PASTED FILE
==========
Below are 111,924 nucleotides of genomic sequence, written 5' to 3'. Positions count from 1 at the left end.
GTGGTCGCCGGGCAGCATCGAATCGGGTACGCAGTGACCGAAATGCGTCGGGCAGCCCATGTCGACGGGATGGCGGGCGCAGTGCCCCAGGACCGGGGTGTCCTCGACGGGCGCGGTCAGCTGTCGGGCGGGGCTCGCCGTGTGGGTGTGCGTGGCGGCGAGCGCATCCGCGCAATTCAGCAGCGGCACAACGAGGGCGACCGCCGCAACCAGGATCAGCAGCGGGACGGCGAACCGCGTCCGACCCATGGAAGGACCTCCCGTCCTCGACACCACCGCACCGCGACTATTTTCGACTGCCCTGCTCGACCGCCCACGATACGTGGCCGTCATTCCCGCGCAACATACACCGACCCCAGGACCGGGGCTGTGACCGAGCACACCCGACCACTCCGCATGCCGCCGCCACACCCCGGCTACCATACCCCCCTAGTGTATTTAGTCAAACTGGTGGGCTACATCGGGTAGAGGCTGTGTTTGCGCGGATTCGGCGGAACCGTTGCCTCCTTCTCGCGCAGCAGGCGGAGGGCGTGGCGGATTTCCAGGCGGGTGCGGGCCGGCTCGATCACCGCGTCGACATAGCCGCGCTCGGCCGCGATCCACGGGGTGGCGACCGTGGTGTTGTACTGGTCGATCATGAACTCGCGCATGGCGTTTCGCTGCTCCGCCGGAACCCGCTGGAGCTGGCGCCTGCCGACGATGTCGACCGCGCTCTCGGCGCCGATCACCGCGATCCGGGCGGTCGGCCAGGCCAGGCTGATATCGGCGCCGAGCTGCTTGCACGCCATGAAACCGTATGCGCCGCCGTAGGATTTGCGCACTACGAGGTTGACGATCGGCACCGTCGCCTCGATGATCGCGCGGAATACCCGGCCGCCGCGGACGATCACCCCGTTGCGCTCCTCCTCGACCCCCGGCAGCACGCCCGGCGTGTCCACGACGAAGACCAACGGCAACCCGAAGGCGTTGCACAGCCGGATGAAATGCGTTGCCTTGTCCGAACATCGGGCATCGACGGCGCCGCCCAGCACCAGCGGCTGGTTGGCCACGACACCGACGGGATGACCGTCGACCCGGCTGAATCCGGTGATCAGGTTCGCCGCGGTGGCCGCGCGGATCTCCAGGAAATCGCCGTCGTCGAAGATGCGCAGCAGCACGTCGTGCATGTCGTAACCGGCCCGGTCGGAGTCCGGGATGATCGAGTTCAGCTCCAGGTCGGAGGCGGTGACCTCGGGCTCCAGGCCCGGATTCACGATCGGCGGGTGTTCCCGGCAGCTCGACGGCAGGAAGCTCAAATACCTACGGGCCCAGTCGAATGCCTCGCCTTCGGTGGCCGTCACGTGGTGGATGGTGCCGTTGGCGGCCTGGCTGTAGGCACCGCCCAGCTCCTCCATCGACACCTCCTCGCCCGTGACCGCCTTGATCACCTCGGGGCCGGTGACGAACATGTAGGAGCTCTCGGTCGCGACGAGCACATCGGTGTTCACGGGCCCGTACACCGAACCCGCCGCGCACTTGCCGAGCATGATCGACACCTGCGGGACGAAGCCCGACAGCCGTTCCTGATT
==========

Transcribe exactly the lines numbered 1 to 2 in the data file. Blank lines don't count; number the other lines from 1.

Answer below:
Below are 111,924 nucleotides of genomic sequence, written 5' to 3'. Positions count from 1 at the left end.
GTGGTCGCCGGGCAGCATCGAATCGGGTACGCAGTGACCGAAATGCGTCGGGCAGCCCATGTCGACGGGATGGCGGGCGCAGTGCCCCAGGACCGGGGTGTCCTCGACGGGCGCGGTCAGCTGTCGGGCGGGGCTCGCCGTGTGGGTGTGCGTGGCGGCGAGCGCATCCGCGCAATTCAGCAGCGGCACAACGAGGGCGACCGCCGCAACCAGGATCAGCAGCGGGACGGCGAACCGCGTCCGACCCATGGAAGGACCTCCCGTCCTCGACACCACCGCACCGCGACTATTTTCGACTGCCCTGCTCGACCGCCCACGATACGTGGCCGTCATTCCCGCGCAACATACACCGACCCCAGGACCGGGGCTGTGACCGAGCACACCCGACCACTCCGCATGCCGCCGCCACACCCCGGCTACCATACCCCCCTAGTGTATTTAGTCAAACTGGTGGGCTACATCGGGTAGAGGCTGTGTTTGCGCGGATTCGGCGGAACCGTTGCCTCCTTCTCGCGCAGCAGGCGGAGGGCGTGGCGGATTTCCAGGCGGGTGCGGGCCGGCTCGATCACCGCGTCGACATAGCCGCGCTCGGCCGCGATCCACGGGGTGGCGACCGTGGTGTTGTACTGGTCGATCATGAACTCGCGCATGGCGTTTCGCTGCTCCGCCGGAACCCGCTGGAGCTGGCGCCTGCCGACGATGTCGACCGCGCTCTCGGCGCCGATCACCGCGATCCGGGCGGTCGGCCAGGCCAGGCTGATATCGGCGCCGAGCTGCTTGCACGCCATGAAACCGTATGCGCCGCCGTAGGATTTGCGCACTACGAGGTTGACGATCGGCACCGTCGCCTCGATGATCGCGCGGAATACCCGGCCGCCGCGGACGATCACCCCGTTGCGCTCCTCCTCGACCCCCGGCAGCACGCCCGGCGTGTCCACGACGAAGACCAACGGCAACCCGAAGGCGTTGCACAGCCGGATGAAATGCGTTGCCTTGTCCGAACATCGGGCATCGACGGCGCCGCCCAGCACCAGCGGCTGGTTGGCCACGACACCGACGGGATGACCGTCGACCCGGCTGAATCCGGTGATCAGGTTCGCCGCGGTGGCCGCGCGGATCTCCAGGAAATCGCCGTCGTCGAAGATGCGCAGCAGCACGTCGTGCATGTCGTAACCGGCCCGGTCGGAGTCCGGGATGATCGAGTTCAGCTCCAGGTCGGAGGCGGTGACCTCGGGCTCCAGGCCCGGATTCACGATCGGCGGGTGTTCCCGGCAGCTCGACGGCAGGAAGCTCAAATACCTACGGGCCCAGTCGAATGCCTCGCCTTCGGTGGCCGTCACGTGGTGGATGGTGCCGTTGGCGGCCTGGCTGTAGGCACCGCCCAGCTCCTCCATCGACACCTCCTCGCCCGTGACCGCCTTGATCACCTCGGGGCCGGTGACGAACATGTAGGAGCTCTCGGTCGCGACGAGCACATCGGTGTTCACGGGCCCGTACACCGAACCCGCCGCGCACTTGCCGAGCATGATCGACACCTGCGGGACGAAGCCCGACAGCCGTTCCTGATT